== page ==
Rhegmatogenous retinal detachments are those arising from one or more full-thickness retinal breaks. The term retinal break refers either to a retinal tear or to a retinal hole. Retinal tears are commonly associated with well-defined vitreoretinal traction either on an attached flap or on the retina that had been adjacent to a now free-floating vitreous operculum. In contrast, retinal holes occur more commonly as a result of localized retinal atrophy or deterioration and are not believed to be associated with vitreoretinal traction.35 Clinically, the distinction is not always clear: for instance some operculated retinal breaks have vitreous traction upon nearby retinal vessels and behave as tears with persistent traction upon them.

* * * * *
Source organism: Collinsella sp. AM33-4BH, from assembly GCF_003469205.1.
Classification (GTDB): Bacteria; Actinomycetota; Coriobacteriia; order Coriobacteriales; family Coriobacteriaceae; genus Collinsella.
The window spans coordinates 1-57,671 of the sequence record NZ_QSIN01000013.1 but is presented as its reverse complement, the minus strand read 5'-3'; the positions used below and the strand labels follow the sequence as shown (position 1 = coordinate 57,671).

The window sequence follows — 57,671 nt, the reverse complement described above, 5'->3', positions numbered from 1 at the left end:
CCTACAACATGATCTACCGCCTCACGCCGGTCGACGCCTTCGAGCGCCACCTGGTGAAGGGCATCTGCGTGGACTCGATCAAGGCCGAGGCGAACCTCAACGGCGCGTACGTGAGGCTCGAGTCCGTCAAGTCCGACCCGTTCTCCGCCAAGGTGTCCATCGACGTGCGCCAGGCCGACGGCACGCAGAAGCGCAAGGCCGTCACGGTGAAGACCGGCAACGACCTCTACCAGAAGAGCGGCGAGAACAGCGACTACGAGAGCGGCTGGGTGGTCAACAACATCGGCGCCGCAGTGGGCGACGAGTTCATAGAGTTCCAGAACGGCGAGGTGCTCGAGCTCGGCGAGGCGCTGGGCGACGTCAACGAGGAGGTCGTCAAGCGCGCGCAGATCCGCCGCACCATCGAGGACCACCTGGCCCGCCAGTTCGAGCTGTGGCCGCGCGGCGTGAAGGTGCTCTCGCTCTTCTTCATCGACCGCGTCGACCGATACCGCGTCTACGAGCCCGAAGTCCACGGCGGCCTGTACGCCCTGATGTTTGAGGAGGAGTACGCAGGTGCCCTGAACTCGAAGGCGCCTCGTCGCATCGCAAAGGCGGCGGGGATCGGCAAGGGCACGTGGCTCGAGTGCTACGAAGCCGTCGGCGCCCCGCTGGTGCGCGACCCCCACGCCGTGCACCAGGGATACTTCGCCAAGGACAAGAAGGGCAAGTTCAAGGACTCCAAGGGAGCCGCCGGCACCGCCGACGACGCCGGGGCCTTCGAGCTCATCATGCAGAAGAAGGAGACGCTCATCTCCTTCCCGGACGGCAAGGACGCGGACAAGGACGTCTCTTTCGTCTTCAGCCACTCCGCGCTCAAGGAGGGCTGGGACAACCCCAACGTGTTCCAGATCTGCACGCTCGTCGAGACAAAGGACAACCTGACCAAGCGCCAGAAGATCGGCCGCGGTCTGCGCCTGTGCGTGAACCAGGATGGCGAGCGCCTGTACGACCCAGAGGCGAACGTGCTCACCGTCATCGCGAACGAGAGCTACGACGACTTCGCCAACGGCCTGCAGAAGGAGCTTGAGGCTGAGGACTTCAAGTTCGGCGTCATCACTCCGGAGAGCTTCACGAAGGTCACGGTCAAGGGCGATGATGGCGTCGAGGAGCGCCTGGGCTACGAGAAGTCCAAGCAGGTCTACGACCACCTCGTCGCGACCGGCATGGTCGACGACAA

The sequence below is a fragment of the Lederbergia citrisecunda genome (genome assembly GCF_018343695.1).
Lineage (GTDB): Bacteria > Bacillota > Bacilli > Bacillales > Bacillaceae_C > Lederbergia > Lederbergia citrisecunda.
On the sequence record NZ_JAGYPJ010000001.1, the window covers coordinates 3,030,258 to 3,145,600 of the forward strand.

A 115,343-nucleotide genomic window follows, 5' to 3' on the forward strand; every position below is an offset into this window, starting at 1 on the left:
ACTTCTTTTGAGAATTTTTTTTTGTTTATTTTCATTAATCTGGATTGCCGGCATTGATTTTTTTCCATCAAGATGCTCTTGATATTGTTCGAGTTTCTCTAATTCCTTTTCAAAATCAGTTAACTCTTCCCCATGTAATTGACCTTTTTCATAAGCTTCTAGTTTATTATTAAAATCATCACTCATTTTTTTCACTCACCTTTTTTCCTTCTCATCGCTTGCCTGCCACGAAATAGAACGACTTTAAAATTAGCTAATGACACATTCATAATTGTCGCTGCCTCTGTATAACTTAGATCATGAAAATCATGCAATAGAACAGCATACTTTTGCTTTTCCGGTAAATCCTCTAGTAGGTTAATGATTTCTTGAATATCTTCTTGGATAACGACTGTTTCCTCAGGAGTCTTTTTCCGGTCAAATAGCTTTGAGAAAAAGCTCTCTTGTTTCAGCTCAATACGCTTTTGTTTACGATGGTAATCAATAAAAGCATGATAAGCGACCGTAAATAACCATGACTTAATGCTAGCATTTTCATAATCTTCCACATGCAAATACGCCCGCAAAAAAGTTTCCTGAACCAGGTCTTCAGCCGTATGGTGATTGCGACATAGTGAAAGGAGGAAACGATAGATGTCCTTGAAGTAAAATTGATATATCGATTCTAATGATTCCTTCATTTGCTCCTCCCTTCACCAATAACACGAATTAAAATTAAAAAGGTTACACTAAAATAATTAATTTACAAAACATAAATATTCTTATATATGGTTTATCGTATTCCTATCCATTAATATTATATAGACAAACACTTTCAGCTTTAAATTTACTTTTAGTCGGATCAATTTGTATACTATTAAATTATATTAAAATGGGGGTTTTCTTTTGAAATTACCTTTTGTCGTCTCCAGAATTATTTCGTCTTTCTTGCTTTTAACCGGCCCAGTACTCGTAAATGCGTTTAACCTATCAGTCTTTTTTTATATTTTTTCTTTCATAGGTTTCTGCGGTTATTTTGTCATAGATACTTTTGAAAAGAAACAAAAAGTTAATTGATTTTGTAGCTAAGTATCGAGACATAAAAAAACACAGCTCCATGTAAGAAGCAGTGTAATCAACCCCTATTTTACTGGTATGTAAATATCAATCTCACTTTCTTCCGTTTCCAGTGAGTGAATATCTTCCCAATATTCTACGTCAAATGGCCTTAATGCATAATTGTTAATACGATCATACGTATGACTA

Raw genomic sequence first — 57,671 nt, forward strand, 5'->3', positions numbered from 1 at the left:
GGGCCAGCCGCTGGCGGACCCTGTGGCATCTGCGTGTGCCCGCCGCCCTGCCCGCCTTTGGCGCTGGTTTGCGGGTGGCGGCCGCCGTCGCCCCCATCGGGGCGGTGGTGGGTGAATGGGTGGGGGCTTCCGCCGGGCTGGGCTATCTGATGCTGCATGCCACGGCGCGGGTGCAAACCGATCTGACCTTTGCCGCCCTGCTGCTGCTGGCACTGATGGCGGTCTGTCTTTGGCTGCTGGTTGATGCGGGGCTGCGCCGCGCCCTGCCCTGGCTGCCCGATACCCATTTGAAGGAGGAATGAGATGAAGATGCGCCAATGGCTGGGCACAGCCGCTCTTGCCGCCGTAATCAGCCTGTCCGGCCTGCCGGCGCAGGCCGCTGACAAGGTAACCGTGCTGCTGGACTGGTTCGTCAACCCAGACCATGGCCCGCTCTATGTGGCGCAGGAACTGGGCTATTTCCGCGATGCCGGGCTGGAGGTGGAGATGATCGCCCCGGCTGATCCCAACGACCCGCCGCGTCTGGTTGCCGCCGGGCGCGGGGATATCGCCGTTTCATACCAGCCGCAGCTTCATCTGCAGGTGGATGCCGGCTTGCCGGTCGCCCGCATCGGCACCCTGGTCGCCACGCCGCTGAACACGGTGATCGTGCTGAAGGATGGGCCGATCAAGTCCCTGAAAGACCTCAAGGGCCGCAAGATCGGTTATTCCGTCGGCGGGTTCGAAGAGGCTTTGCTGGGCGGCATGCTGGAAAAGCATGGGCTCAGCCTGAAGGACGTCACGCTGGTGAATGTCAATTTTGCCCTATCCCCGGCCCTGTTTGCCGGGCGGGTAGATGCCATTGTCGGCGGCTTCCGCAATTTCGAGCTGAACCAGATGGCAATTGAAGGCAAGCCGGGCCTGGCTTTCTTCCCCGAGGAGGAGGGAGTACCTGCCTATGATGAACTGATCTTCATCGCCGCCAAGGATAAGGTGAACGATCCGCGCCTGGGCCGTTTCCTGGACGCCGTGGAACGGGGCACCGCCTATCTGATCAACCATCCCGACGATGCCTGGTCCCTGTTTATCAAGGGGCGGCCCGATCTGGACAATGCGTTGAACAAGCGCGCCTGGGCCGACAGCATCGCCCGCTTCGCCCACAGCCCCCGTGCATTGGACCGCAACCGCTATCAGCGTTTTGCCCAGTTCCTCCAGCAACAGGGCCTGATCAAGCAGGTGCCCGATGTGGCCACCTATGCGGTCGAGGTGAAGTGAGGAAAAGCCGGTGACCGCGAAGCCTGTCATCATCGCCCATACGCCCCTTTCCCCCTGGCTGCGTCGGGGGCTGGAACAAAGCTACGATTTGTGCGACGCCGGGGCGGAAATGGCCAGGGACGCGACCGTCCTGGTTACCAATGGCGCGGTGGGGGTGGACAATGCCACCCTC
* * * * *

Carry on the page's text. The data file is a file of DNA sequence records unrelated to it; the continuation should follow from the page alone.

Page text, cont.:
The characteristics of a rhegmatogenous retinal detachment are: (1) the existence of abnormal mobility of partially liquefied vitreous gel; (2) tractional forces that can precipitate a retinal break; and (3) the presence of a retinal break that will allow the passage of liquefied vitreous into the subretinal space (Fig. 95.1). All three factors need to be present to cause a rhegmatogenous retinal detachment. For example, if a tear or hole is present in the absence of tractional forces and liquid vitreous, it is unlikely that the retina will detach. Examination of postmortem eyes indicates that approximately 5–10% of eyes have full-thickness retinal defects without any apparent detachment.6 Subclinical retinal detachments are defined as having less than 1–2 disc diameters of associated subretinal fluid and usually do not progress, if asymptomatic.7 A spontaneous rhegmatogenous retinal detachment is usually preceded by a posterior vitreous detachment (PVD). With age, fragmentation of collagen fibers and an aggregation of proteoglycans around these fragments is believed to be responsible for destabilizing the vitreous gel and leading to liquefaction (syneresis).8 The subsequent reduced volume of the vitreous gel is associated with the collapse and aggregation of the collagen fibrillar network. The liquefied vitreous gel may coalesce into a large lacuna, which mimics a true PVD.9 When the denser posterior vitreous cortex ruptures, the liquefied vitreous can pass into the subhyaloid space and separate the posterior vitreous surface from the internal limiting membrane of the retina producing a true PVD.9 Both the degree of vitreous liquefaction and the prevalence of PVD are age-related.10 Pools of liquefied vitreous can be seen with the slit lamp in more than 90% of patients after the age of 40 years.11 PVD is found in 27% of patients aged 60–69 years and in 63% of patients after age 70.10 Other factors that hasten increased mobility of partially liquified vitreous include cataract extraction, high myopia, inflammation, and trauma.12